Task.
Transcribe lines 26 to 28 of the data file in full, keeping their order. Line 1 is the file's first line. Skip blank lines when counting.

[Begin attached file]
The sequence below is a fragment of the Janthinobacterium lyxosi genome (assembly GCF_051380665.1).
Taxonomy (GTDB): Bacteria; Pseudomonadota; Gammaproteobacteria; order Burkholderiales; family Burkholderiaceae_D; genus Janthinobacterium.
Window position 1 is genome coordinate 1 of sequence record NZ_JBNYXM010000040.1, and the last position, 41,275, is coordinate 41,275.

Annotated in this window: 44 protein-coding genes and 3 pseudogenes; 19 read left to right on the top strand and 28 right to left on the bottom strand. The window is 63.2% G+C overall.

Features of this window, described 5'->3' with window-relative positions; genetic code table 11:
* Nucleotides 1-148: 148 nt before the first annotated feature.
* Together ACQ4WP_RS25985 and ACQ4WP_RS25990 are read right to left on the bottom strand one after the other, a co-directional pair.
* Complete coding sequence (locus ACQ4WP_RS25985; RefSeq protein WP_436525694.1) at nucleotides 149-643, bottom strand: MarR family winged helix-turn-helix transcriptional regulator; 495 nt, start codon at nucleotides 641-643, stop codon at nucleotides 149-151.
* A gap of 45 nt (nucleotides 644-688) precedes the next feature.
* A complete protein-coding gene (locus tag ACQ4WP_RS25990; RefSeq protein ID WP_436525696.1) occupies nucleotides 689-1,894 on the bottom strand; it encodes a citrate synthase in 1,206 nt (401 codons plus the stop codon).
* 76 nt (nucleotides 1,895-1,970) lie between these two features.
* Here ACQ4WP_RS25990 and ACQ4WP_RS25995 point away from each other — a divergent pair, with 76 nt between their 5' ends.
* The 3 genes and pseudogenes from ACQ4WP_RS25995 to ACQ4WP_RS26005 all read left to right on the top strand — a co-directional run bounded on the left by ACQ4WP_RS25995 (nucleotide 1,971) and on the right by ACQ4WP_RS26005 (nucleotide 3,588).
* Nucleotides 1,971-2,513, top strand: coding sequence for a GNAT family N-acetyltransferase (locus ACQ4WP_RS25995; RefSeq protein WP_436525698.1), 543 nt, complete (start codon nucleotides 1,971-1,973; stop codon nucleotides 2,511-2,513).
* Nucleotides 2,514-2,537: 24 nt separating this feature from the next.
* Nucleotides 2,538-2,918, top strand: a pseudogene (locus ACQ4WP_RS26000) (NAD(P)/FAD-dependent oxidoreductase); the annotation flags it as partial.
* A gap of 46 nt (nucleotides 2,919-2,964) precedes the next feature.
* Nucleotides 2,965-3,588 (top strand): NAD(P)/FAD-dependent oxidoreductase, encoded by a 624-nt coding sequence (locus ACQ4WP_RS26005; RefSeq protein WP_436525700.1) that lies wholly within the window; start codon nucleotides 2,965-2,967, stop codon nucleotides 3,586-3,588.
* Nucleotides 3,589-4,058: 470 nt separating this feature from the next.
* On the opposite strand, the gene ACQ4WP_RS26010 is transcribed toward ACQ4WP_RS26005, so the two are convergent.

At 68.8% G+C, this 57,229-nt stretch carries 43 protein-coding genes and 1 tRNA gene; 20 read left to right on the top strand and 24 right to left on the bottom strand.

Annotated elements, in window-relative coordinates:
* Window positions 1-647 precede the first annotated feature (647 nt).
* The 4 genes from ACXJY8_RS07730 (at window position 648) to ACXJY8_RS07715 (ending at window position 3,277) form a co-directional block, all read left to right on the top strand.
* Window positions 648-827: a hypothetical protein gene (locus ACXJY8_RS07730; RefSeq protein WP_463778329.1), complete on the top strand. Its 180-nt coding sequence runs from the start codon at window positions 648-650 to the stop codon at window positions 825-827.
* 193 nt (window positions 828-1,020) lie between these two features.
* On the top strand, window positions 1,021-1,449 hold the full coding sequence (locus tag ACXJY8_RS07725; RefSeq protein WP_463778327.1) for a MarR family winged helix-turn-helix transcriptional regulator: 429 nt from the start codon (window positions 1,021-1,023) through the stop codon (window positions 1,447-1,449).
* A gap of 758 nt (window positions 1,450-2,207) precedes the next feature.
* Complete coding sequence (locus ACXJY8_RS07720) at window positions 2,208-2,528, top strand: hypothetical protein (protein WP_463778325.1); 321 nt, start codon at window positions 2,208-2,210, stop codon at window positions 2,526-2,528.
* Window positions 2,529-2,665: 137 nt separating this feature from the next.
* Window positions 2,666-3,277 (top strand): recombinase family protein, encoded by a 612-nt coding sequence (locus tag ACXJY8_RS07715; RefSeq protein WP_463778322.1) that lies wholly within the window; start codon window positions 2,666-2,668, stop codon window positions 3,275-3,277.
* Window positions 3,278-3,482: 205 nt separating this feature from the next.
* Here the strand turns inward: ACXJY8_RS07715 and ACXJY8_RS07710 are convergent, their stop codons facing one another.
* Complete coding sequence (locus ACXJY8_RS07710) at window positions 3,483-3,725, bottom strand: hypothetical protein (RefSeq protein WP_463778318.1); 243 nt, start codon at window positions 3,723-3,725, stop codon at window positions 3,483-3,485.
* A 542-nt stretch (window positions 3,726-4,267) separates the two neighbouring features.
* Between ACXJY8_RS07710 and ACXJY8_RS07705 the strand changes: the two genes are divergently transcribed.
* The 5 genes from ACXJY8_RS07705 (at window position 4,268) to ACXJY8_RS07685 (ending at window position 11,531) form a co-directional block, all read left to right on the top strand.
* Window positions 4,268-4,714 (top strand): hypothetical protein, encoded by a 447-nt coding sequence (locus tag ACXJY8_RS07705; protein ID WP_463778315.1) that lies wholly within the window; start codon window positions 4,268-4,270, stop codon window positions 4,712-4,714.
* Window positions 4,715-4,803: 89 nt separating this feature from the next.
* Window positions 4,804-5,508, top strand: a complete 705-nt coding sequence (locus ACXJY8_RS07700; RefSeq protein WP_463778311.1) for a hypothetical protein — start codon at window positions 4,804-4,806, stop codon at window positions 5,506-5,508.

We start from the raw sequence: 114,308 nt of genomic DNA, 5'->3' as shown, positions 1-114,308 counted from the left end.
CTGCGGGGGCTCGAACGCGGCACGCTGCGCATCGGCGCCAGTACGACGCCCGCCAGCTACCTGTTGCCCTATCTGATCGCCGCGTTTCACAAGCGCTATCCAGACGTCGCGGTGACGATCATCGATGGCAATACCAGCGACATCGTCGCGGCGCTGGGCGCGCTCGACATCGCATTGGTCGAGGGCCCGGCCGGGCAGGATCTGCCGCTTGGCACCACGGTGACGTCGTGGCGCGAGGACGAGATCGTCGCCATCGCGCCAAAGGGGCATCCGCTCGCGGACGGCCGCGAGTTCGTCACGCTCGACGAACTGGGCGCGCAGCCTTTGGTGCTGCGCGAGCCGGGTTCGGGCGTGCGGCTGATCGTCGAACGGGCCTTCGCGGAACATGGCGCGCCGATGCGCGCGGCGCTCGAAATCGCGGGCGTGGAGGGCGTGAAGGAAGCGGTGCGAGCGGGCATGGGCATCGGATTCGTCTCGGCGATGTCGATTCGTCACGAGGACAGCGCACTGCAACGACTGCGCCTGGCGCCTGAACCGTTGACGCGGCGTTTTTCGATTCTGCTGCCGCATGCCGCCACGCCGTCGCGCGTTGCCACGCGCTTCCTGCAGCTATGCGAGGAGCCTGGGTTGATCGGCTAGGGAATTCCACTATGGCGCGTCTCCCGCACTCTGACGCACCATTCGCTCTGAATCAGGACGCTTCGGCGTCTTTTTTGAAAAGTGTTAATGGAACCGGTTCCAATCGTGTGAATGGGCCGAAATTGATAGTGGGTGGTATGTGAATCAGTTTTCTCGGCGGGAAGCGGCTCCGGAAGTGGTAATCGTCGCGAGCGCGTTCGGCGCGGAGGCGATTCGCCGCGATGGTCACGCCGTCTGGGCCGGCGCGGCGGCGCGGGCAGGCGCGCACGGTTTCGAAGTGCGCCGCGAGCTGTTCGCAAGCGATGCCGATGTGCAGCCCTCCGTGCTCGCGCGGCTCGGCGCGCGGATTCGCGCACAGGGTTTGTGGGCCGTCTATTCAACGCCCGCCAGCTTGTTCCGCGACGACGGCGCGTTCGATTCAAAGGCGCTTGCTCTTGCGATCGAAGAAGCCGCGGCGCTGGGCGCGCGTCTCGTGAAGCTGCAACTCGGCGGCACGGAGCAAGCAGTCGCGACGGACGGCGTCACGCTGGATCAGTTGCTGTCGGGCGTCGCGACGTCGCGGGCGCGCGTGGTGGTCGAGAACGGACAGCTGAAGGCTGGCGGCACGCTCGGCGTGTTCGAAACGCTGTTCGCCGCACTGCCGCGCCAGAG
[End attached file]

* 193 nt (window positions 828-1,020) lie between these two features.
* On the top strand, window positions 1,021-1,449 hold the full coding sequence (locus tag ACXJY8_RS07725; RefSeq protein WP_463778327.1) for a MarR family winged helix-turn-helix transcriptional regulator: 429 nt from the start codon (window positions 1,021-1,023) through the stop codon (window positions 1,447-1,449).
* A gap of 758 nt (window positions 1,450-2,207) precedes the next feature.